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Covering climate conferences

Stocktaking at COP25 in Madrid, Spain. December 2019. Photo: UNFCCC


Not more, but better: how to cover climate conferences?

International climate policy has become a complex and technical process that journalism must continue to watch closely. Here are some recommendations for doing it constructively.

By Tais Gadea Lara, in collaboration with Kristian Elster and Mahima Jain

If there is one climate moment in the year that takes global attention, it’s the United Nations Climate Change Conference, known as COP (Conference of the Parties). This is the annual meeting where governments debate, negotiate and decide how to continue action on climate change.

According to the Media and Climate Change Observatory’s monitoring, COP28 highlighted climate change coverage in 59 countries in seven regions.Media interest in the COPs is reflected in greater press attendance over the last decade: the number of people accredited as “media” went from 904 at COP20 in 2014 to 2,573 at COP28 in 2023. They were joined remotely by thousands of other journalists. At the same time the process has become more complex. The challenge for journalists has been to stay on top of the material and at the same time maintain attention – and keep their audiences interested.

From a constructive climate lens, here are recommendations that have been shared and implemented in trainings for journalists around the world and that have helped to better cover COPs.

Understand, comprehend, and prepare (both journalists and audiences)

The first requirement when covering a COP is to understand what it is, what it implies, and what happens there specifically. A map of the relevant and influential actors is useful. Preparation will be essential for journalists to translate this complex world to audiences and avoid the common mistake of considering that “a COP will solve all climate change.”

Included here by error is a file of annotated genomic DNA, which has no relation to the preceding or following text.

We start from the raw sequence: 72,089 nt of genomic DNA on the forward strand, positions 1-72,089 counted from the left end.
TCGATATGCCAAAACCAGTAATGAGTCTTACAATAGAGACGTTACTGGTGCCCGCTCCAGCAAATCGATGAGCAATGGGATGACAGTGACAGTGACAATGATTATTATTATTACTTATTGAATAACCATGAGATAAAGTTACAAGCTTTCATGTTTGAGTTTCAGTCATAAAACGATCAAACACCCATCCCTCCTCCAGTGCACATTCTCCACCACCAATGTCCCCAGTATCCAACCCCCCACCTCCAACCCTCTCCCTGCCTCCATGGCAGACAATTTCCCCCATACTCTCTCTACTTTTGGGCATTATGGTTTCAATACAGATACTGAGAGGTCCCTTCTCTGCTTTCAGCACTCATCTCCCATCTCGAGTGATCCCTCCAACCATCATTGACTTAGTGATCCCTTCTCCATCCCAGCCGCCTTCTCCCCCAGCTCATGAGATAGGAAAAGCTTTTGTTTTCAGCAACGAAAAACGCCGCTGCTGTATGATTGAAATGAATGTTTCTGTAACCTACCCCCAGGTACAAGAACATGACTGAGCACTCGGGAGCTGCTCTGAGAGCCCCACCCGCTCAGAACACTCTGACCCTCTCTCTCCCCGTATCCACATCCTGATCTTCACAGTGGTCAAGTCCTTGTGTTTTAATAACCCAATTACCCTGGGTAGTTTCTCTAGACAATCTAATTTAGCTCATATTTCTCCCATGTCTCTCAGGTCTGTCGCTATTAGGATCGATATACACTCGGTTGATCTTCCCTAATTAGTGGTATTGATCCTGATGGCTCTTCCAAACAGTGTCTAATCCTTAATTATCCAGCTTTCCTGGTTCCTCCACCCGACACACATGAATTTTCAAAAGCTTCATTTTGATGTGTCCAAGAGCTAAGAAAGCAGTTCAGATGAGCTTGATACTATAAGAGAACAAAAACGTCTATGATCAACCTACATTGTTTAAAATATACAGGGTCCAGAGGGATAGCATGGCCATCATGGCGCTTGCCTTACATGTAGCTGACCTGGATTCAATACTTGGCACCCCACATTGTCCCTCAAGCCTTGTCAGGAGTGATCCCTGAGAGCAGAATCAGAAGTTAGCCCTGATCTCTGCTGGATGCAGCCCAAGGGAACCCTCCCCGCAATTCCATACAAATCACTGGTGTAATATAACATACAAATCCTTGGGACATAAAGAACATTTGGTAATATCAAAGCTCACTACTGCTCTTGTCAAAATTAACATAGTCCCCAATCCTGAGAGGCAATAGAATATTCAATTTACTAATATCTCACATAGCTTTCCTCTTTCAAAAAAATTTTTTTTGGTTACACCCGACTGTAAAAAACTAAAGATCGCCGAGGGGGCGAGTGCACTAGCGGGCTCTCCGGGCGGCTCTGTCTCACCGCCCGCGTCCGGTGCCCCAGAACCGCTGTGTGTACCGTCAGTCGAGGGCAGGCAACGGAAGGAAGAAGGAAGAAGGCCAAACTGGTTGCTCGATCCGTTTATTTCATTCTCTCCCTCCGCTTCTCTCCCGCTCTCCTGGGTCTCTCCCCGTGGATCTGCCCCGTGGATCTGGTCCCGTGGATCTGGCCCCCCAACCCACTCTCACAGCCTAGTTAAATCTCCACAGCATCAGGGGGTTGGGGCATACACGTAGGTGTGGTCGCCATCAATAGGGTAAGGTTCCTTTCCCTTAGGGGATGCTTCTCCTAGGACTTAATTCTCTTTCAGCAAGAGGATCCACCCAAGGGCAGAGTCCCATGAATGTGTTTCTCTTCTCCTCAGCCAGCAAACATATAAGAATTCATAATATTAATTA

It’s key that journalists acquire not PhD-level training, but a general knowledge about the functioning and state of climate multilateralism. This can be achieved through United Nations courses that are offered virtually or through specific workshops that specialized professionals or initiatives such as Climate Tracker and Earth Journalism Network give prior to the event. Also, some organizations and governments provide previous press briefings that could be useful to have an updated background of the conference. Needless to say: start by reading the Paris Agreement.

Super technical or complex details such as meanings of acronyms (NDCs, LULUCF, SBSTA, just to name a few), differences in responsibility between verbs used in documents (may, should, shall, must), definitions of the concepts in dispute (phase-out vs. phase-down fossil fuels), country positions, are advisable to keep in a pre-produced document to refer to when needed during coverage.

Explainers such as What is a COP or special editions on What specific topics are discussed at the next COP help and guide audiences with better understanding. In some media, these stories were the ones that captured readers’ attention the most, especially if COP was explained with Taylor Swift’s songs. Plus: explainers can be updated and reused the following years.

Focus on negotiations, be careful with greenwashing

Many things happen simultaneously at a COP: political speeches, side events inside and outside the venue, actions of activists, difficulties in the logistics before and during, and… the most important thing, the negotiations.